FILM REVIEW - Netflix's "The Prom" Mixes Heart with Musical Fun
This is a biased review. I’m putting it out there early because it’s going to become pretty obvious pretty soon. I’m a huge musical lover, do live theatre and musical and have a particular love of The Prom stage production. I remember watching this show and not only feeling the laughter but also the undeniable importance mixed with a heart that so few stage productions can seem to master. Put simply, when you can merge a message with genuine heart and comedy, that is a recipe for success.
But all musicals don’t necessarily translate well to the film environment. Sometimes there is just that undeniable magic that live theatre possesses that, for any number of reasons, just plain fails to transfer in front of the lens. I’m happy to report that this is not one of those circumstances. Ryan Murphy has faithfully adapted this Broadway hit while changing what he must to make it work. It’s not devoid of issues, but it’s a damn fun ride.
The film follows lesbian teenager Emma (Jo Ellen Pellman) in a small town in Indiana who wants to take her girlfriend to the prom. Seems easy enough but the overzealous PTA President (Kerry Washington) decides to cancel the entire prom rather than get into the civil rights fight that would follow from barring one student based on their sexual identity.
Meanwhile in New York City, the new Eleanor Roosevelt musical starring stage legend Dee Dee Allen (Meryl Streep) and perennial also-ran Barry Glickman (James Corden) has opened and closed on the same night after scathing reviews for its two stars. Drowning their sorrows at Sardi’s the duo is joined by out-of-work Juliard grad Trent (Andrew Rannells) and forever chorus girl Angie (Nicole Kidman) who has just quit after being passed up to play Roxie Hart yet again. The quartet decide what they need is a cause to rehabilitate their selfish public perception and they find it in the young Emma.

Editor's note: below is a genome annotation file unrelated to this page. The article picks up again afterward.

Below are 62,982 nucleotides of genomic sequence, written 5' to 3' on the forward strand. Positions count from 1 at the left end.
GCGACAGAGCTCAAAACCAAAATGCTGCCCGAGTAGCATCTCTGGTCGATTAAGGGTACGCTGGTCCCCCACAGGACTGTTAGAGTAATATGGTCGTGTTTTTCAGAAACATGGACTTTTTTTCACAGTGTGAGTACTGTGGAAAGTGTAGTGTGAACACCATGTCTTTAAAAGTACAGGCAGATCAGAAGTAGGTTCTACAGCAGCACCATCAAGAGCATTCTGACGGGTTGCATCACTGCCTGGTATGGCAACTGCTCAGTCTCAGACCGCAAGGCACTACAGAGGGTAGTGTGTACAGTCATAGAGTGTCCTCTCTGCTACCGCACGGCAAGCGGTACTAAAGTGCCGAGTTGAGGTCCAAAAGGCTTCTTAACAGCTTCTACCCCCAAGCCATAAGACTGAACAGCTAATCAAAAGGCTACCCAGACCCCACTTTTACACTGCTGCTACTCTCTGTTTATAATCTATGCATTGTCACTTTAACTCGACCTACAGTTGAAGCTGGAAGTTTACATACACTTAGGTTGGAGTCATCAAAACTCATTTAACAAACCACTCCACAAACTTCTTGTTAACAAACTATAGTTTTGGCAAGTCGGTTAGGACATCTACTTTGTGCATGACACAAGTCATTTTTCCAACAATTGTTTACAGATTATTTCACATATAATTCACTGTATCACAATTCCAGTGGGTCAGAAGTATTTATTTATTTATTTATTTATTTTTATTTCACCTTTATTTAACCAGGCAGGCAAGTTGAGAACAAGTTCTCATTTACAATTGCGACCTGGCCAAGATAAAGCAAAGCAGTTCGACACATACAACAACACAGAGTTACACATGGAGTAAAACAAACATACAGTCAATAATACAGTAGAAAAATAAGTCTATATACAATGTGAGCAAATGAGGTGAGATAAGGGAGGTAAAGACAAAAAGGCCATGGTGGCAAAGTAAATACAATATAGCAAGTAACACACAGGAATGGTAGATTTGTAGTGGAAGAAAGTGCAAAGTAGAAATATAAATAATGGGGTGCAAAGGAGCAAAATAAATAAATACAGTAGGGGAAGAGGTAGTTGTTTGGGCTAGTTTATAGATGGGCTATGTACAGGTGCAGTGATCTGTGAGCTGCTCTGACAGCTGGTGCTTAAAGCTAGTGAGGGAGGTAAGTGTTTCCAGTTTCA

But Emma isn’t exactly having an easy time. She’s already a pariah being an out teenager in a conservative Indiana town but now has an even bigger bullseye being the cause of the prom being cancelled in the students’ eyes. One student feels differently however in student President and over-achiever Alyssa Greene (Ariana Debose), Emma still closeted girlfriend of over a year. Oh and that PTA President happens to be her mother.
The Broadway stars descend on the town with a vengeance but fail at every turn in trying to help Emma’s cause including crashing the PTA meeting to shame the townsfolk and bombing at a monster truck rally in fantastic fashion. The more they try to help, the worse the situation gets. It paints an interesting picture about who the script is really critiquing here. The cast is rounded out by Kevin Chamberlain as Dee Dee and Barry’s overwhelmed publicist, Mary Kay Place as Emma’s grandmother and Tracy Ullman.
Now being a musical much of the success has to depend on how good the songs are. This has been one of my favorite Broadway scores in the last decade because it has an incredible amount of pep and heart. Some might find that a little too cutesy but Chad Beguelin’s lyrics contain a good amount of edge not just with language but also with some very cutting satire of both bigotry and the pompous coastal elite mindset. Still at its heart its a score that is meant to entertain and boy does it.